Imagine arriving home from work to find a package on your doorstep and an envelope in your mailbox. Which are you most excited about?
Packages generate excitement and anticipation. Packages, also called dimensional mail, can be anything from a box to a tube, or a cool gift inside of an oversized envelope. It’s got bulk, heft, and it stands out in a way that flat mail can’t.
The Numbers Behind Dimensional Mail
Statistics from the 2015 Direct Marketing Association (DMA) Response Rate Report show that dimensional mail campaigns can generate effective results. Of all the mailing options, dimensional mail had the best response rate for prospect mailing (5.3%). When dimensional mail was used to specifically target business prospects, rates jumped to 12.7%.
The ROI Argument
Dimensional mail costs more upfront but generates a larger return. Before sending dimensional mail, make a solid plan. Define early on what, where, to whom and the stage in the customer journey that you plan to send dimensional mail.
Even though postage cost increases with larger mail, dimensional pieces generate higher response rates. If you are concerned with price, check with the post office before you land on a particular box, tube, package, etc., to determine the most functional and affordable option.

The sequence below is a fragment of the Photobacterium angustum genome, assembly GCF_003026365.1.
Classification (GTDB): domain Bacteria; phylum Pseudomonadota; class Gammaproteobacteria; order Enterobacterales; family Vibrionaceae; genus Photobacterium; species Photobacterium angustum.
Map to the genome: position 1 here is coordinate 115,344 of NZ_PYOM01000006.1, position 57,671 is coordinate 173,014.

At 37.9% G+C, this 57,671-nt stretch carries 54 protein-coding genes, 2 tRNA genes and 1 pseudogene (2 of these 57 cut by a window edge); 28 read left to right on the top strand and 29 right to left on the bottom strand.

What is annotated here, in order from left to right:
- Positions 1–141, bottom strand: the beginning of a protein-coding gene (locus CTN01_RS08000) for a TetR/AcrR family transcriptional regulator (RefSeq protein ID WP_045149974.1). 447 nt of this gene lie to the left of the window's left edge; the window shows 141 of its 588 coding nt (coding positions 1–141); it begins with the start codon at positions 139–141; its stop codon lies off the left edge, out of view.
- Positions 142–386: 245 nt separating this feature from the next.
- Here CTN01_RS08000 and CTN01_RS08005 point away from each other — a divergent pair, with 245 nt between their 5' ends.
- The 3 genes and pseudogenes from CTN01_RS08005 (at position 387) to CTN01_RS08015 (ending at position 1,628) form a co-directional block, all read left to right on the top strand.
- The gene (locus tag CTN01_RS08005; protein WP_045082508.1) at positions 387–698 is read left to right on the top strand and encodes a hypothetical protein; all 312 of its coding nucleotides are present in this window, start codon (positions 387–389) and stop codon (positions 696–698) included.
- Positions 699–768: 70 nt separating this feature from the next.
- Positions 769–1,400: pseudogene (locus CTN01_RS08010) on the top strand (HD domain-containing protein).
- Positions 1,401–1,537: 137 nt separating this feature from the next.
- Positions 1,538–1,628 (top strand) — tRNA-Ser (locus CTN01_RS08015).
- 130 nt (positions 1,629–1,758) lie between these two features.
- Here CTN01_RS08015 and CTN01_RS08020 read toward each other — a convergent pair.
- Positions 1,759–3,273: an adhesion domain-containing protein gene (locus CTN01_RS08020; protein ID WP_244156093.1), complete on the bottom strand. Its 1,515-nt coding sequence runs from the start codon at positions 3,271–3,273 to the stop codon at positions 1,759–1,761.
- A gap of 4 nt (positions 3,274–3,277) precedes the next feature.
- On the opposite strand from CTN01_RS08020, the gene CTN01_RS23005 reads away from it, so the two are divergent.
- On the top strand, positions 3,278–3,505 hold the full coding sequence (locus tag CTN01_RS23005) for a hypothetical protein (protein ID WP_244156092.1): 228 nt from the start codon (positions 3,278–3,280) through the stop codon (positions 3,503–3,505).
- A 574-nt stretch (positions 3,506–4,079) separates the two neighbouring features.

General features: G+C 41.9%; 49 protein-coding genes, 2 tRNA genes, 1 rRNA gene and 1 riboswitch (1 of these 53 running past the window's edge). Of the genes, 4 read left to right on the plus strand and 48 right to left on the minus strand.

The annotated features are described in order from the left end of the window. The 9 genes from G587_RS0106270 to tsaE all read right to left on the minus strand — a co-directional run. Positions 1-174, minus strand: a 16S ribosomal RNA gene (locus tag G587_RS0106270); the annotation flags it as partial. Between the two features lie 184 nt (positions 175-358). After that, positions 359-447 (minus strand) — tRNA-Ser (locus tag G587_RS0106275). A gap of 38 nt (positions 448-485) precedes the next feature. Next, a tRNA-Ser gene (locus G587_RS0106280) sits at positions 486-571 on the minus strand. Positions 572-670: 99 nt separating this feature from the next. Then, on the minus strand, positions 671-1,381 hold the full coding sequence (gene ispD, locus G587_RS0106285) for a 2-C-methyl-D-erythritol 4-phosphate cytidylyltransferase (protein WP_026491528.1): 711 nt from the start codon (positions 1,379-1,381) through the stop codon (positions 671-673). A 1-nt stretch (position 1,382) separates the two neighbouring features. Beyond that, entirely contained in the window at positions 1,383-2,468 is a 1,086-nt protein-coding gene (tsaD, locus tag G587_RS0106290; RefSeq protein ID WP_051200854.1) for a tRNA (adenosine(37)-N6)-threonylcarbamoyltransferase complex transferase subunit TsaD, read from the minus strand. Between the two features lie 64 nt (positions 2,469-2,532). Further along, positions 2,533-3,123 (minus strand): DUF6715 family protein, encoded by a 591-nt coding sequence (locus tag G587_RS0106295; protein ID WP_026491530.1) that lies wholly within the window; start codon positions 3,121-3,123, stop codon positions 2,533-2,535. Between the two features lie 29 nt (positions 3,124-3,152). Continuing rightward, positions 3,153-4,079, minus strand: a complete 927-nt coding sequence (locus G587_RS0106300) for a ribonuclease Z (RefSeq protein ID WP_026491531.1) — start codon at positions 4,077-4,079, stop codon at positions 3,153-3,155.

Here are a few tips:
- Standard mailing options can be less expensive than custom options but just as effective.
- Dimensional mail as a first touch can be expensive, it may work better after you’ve engaged a bit with cheaper options.
- Dimensional mail can also be effective as a thank you gift or follow up.
- Gauge return vs. potential cost to ensure the campaign is worthwhile.
- Check out the Direct Mail ROI calculator to get stats for your project and see what a 35% ROI looks like.
Dimensional Mail Use
Looking for a creative way to incorporate dimensional mail into your campaign? Consider these examples:
A hybrid disk and storage developer used dimensional mail to get inquirers to take a demo. They sent a bento box shaped package to prospects. The box contained chopsticks, a photo of sushi and a mock-up $150 restaurant gift card. Customers who completed a demo received a real $150 gift card to the restaurant.
Another use case was for a medical company. The company was trying to get candidates to sign. They sent a box of healthy snacks including a company calendar and personalized postcard that highlighted the company benefits to entice potential candidates.
Everyone is excited to receive a package, regardless of what’s inside of the box. Make your mailing count with a well-defined list, thoughtful strategy and thorough follow up.
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